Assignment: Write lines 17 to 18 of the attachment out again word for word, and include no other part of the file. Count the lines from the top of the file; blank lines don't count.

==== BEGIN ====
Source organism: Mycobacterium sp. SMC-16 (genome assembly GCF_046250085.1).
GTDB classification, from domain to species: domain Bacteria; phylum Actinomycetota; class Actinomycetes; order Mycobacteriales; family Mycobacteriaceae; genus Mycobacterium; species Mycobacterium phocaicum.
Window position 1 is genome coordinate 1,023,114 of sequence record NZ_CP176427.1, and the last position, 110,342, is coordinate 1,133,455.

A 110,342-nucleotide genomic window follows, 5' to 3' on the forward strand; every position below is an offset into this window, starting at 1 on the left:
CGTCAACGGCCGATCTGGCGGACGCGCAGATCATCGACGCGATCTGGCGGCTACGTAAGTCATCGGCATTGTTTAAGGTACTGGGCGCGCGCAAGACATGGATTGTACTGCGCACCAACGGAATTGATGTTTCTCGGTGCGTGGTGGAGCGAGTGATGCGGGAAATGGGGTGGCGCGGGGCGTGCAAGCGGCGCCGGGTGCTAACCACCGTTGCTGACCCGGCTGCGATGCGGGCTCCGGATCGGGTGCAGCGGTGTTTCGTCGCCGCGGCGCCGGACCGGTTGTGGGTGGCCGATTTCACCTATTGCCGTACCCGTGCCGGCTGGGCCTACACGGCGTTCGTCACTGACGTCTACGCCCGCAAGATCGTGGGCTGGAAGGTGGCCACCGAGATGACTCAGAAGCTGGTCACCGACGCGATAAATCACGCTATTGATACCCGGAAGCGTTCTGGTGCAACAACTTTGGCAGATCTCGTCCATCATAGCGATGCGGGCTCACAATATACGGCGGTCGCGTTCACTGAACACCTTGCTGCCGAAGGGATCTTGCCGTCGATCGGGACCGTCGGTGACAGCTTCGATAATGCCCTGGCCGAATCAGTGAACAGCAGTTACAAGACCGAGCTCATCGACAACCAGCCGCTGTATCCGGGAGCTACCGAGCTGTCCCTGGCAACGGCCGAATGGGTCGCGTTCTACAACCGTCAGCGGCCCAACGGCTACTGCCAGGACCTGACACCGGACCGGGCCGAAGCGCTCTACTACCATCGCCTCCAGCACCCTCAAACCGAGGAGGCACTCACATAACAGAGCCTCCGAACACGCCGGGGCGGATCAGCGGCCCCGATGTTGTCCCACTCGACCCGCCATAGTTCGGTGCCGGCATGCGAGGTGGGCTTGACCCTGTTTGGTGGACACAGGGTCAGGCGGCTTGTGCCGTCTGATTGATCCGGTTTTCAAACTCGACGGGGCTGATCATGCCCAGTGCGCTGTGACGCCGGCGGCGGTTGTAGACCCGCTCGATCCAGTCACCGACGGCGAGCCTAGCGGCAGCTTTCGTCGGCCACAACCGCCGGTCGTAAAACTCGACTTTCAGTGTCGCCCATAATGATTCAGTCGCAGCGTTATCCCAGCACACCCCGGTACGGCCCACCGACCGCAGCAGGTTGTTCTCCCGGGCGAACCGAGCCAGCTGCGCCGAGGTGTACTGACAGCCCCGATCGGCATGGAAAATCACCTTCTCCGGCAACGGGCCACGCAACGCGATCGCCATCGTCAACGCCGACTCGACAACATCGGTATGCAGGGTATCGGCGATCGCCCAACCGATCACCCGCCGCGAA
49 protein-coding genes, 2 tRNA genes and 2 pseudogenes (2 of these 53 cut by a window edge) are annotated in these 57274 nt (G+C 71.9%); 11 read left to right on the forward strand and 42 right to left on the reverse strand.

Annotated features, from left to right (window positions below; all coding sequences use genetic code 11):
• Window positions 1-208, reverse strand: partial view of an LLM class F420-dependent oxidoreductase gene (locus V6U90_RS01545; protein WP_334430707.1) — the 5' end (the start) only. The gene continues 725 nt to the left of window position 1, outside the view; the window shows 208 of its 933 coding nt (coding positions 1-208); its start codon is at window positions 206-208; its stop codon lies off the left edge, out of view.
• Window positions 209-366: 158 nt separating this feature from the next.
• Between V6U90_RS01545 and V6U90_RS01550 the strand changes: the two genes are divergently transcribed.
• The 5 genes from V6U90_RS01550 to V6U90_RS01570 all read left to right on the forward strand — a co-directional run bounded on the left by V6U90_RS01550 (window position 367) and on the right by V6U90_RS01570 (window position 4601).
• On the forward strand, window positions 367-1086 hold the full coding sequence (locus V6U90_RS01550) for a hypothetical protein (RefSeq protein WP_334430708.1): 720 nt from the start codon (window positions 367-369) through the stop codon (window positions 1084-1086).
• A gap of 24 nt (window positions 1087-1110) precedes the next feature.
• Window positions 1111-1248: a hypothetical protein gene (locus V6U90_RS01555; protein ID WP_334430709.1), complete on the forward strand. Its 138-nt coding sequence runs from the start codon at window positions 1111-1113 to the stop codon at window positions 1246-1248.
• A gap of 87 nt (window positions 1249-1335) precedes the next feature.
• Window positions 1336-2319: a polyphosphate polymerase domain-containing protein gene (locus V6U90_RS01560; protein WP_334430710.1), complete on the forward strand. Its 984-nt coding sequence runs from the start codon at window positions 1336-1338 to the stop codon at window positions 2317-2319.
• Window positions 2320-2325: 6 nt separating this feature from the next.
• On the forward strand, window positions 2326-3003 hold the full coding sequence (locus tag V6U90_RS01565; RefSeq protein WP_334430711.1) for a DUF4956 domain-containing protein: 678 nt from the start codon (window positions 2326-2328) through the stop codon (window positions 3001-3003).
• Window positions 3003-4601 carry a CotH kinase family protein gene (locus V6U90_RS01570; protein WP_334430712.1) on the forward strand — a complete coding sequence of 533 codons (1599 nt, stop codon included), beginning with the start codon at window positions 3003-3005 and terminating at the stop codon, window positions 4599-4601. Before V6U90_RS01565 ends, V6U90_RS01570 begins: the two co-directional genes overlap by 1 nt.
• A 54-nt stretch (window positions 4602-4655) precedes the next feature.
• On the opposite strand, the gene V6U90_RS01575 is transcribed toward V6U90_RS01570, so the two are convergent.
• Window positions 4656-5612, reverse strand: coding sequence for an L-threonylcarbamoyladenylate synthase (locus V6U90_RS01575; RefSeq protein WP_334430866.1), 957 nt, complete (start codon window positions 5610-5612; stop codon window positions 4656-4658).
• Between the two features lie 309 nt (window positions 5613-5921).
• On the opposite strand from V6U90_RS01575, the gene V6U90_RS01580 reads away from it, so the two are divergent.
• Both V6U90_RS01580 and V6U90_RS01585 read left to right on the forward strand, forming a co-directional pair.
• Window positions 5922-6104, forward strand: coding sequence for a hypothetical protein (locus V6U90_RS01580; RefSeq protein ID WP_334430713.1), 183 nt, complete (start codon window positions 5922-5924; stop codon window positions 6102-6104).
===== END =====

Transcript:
• Window positions 2320-2325: 6 nt separating this feature from the next.
• On the forward strand, window positions 2326-3003 hold the full coding sequence (locus tag V6U90_RS01565; RefSeq protein WP_334430711.1) for a DUF4956 domain-containing protein: 678 nt from the start codon (window positions 2326-2328) through the stop codon (window positions 3001-3003).